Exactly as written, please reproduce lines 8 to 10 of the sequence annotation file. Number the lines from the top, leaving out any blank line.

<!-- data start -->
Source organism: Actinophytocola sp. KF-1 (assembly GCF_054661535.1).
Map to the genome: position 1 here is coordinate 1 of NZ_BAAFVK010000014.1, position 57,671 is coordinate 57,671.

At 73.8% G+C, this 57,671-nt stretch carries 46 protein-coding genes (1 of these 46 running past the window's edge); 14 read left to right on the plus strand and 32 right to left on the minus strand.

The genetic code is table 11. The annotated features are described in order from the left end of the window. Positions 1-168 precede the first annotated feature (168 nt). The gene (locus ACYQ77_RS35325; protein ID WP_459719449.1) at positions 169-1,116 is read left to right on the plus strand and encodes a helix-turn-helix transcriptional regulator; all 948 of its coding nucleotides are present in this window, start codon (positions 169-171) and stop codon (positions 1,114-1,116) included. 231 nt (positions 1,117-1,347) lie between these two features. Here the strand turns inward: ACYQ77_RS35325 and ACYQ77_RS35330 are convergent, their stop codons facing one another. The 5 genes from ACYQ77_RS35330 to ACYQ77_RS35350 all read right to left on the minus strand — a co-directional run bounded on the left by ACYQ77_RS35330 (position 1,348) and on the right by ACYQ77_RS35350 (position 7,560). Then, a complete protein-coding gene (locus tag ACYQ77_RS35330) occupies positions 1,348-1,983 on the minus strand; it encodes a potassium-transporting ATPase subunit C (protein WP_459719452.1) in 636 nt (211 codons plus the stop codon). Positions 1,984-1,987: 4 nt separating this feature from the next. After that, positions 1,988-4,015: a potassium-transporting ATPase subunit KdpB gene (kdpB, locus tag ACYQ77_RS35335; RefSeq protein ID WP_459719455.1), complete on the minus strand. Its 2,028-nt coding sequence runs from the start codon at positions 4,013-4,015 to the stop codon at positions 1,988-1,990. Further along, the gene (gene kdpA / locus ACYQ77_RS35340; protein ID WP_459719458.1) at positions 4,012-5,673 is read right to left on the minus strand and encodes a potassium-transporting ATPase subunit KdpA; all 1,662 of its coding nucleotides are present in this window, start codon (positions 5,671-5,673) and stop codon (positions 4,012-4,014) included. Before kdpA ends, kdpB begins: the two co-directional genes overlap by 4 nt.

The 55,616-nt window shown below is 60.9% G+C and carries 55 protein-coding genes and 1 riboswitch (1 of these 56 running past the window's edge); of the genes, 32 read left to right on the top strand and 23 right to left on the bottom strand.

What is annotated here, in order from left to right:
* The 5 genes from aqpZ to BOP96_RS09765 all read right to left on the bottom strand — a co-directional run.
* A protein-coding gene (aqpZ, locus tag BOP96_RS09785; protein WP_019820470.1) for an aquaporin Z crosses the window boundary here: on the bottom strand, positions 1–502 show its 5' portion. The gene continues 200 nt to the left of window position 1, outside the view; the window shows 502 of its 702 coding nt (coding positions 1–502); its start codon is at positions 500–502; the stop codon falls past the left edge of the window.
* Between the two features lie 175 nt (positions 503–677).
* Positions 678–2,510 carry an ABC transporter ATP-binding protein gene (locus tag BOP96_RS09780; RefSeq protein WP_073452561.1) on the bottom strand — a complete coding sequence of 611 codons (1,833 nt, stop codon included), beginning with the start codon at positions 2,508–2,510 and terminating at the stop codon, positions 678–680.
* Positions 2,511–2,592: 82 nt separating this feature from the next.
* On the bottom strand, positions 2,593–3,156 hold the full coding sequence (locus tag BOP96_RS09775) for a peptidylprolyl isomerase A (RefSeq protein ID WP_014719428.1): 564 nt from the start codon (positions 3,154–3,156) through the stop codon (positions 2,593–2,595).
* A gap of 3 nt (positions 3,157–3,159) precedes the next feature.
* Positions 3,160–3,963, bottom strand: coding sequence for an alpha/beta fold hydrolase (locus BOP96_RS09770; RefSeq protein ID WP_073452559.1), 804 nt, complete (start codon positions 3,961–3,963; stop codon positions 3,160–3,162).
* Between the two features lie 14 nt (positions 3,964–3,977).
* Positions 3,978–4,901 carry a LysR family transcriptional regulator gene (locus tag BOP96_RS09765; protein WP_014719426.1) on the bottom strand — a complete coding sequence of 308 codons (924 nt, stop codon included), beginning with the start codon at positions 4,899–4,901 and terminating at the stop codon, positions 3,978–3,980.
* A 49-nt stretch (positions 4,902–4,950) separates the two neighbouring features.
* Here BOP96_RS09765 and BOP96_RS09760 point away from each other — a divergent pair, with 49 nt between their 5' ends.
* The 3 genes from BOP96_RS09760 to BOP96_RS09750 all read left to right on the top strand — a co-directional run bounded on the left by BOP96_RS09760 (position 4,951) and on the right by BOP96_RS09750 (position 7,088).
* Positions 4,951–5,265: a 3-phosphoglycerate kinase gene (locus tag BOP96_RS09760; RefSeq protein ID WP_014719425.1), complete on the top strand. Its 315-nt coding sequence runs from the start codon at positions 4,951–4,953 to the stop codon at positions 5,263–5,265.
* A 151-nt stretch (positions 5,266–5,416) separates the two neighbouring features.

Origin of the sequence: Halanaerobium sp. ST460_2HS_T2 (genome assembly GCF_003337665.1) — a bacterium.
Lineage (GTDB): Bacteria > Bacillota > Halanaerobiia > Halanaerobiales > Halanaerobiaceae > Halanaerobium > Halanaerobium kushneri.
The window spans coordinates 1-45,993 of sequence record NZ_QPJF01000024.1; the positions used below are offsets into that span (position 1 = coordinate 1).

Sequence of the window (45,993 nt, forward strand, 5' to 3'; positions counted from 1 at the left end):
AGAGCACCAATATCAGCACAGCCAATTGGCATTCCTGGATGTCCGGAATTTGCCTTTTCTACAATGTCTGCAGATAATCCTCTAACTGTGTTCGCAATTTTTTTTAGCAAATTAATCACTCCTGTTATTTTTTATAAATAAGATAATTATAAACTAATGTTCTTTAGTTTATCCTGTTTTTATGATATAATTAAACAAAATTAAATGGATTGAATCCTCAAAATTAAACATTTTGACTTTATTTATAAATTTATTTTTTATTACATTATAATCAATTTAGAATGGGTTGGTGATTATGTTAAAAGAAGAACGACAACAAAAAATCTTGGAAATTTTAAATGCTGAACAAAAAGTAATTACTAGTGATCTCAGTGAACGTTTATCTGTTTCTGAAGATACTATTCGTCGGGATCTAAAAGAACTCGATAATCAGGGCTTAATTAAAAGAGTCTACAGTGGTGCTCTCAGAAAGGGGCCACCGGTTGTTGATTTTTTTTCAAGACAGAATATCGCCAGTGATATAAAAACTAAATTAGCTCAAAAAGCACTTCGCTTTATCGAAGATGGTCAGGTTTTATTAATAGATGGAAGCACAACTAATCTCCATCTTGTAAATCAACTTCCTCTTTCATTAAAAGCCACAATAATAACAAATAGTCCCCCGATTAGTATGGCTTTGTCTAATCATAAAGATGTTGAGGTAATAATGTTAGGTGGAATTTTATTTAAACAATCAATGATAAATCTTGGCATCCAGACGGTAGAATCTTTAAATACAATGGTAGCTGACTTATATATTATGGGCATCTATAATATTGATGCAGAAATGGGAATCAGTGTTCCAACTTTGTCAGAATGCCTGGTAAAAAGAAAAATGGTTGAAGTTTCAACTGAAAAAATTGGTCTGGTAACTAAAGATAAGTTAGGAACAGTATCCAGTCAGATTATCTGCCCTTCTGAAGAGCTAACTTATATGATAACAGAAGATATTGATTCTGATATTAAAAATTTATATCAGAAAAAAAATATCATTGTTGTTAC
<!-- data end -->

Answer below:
* A protein-coding gene (aqpZ, locus tag BOP96_RS09785; protein WP_019820470.1) for an aquaporin Z crosses the window boundary here: on the bottom strand, positions 1–502 show its 5' portion. The gene continues 200 nt to the left of window position 1, outside the view; the window shows 502 of its 702 coding nt (coding positions 1–502); its start codon is at positions 500–502; the stop codon falls past the left edge of the window.
* Between the two features lie 175 nt (positions 503–677).
* Positions 678–2,510 carry an ABC transporter ATP-binding protein gene (locus tag BOP96_RS09780; RefSeq protein WP_073452561.1) on the bottom strand — a complete coding sequence of 611 codons (1,833 nt, stop codon included), beginning with the start codon at positions 2,508–2,510 and terminating at the stop codon, positions 678–680.